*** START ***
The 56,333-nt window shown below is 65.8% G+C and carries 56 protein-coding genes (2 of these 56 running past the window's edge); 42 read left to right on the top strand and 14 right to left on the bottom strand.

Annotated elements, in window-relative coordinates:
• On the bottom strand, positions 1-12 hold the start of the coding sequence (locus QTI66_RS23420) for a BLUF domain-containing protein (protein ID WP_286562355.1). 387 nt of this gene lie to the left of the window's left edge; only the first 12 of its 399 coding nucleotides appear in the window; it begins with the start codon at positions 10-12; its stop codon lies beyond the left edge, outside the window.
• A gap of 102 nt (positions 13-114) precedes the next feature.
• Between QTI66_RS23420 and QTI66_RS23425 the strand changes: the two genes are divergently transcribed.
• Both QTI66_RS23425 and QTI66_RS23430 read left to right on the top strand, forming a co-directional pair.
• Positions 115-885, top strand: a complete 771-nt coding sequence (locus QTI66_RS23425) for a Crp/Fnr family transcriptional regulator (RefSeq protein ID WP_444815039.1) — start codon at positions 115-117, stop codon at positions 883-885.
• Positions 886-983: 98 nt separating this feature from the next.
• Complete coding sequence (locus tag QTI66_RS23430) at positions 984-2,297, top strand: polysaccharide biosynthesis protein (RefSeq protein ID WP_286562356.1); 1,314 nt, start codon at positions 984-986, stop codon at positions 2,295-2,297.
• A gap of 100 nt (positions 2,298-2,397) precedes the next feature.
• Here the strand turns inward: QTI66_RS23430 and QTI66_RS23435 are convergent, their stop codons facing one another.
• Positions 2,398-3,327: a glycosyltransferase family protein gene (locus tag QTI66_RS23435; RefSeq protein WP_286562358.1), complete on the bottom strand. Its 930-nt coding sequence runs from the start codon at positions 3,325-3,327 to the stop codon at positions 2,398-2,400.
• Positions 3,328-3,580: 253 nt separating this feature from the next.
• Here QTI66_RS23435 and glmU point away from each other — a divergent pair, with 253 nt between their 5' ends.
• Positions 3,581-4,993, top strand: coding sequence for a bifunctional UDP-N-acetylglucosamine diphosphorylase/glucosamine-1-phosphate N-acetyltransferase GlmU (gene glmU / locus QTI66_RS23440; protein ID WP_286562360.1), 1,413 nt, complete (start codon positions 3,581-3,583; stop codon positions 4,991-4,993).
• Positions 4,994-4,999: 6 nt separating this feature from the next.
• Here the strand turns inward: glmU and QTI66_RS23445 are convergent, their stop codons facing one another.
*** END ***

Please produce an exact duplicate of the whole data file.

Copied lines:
The 56,333-nt window shown below is 65.8% G+C and carries 56 protein-coding genes (2 of these 56 running past the window's edge); 42 read left to right on the top strand and 14 right to left on the bottom strand.

Annotated elements, in window-relative coordinates:
• On the bottom strand, positions 1-12 hold the start of the coding sequence (locus QTI66_RS23420) for a BLUF domain-containing protein (protein ID WP_286562355.1). 387 nt of this gene lie to the left of the window's left edge; only the first 12 of its 399 coding nucleotides appear in the window; it begins with the start codon at positions 10-12; its stop codon lies beyond the left edge, outside the window.
• A gap of 102 nt (positions 13-114) precedes the next feature.
• Between QTI66_RS23420 and QTI66_RS23425 the strand changes: the two genes are divergently transcribed.
• Both QTI66_RS23425 and QTI66_RS23430 read left to right on the top strand, forming a co-directional pair.
• Positions 115-885, top strand: a complete 771-nt coding sequence (locus QTI66_RS23425) for a Crp/Fnr family transcriptional regulator (RefSeq protein ID WP_444815039.1) — start codon at positions 115-117, stop codon at positions 883-885.
• Positions 886-983: 98 nt separating this feature from the next.
• Complete coding sequence (locus tag QTI66_RS23430) at positions 984-2,297, top strand: polysaccharide biosynthesis protein (RefSeq protein ID WP_286562356.1); 1,314 nt, start codon at positions 984-986, stop codon at positions 2,295-2,297.
• A gap of 100 nt (positions 2,298-2,397) precedes the next feature.
• Here the strand turns inward: QTI66_RS23430 and QTI66_RS23435 are convergent, their stop codons facing one another.
• Positions 2,398-3,327: a glycosyltransferase family protein gene (locus tag QTI66_RS23435; RefSeq protein WP_286562358.1), complete on the bottom strand. Its 930-nt coding sequence runs from the start codon at positions 3,325-3,327 to the stop codon at positions 2,398-2,400.
• Positions 3,328-3,580: 253 nt separating this feature from the next.
• Here QTI66_RS23435 and glmU point away from each other — a divergent pair, with 253 nt between their 5' ends.
• Positions 3,581-4,993, top strand: coding sequence for a bifunctional UDP-N-acetylglucosamine diphosphorylase/glucosamine-1-phosphate N-acetyltransferase GlmU (gene glmU / locus QTI66_RS23440; protein ID WP_286562360.1), 1,413 nt, complete (start codon positions 3,581-3,583; stop codon positions 4,991-4,993).
• Positions 4,994-4,999: 6 nt separating this feature from the next.
• Here the strand turns inward: glmU and QTI66_RS23445 are convergent, their stop codons facing one another.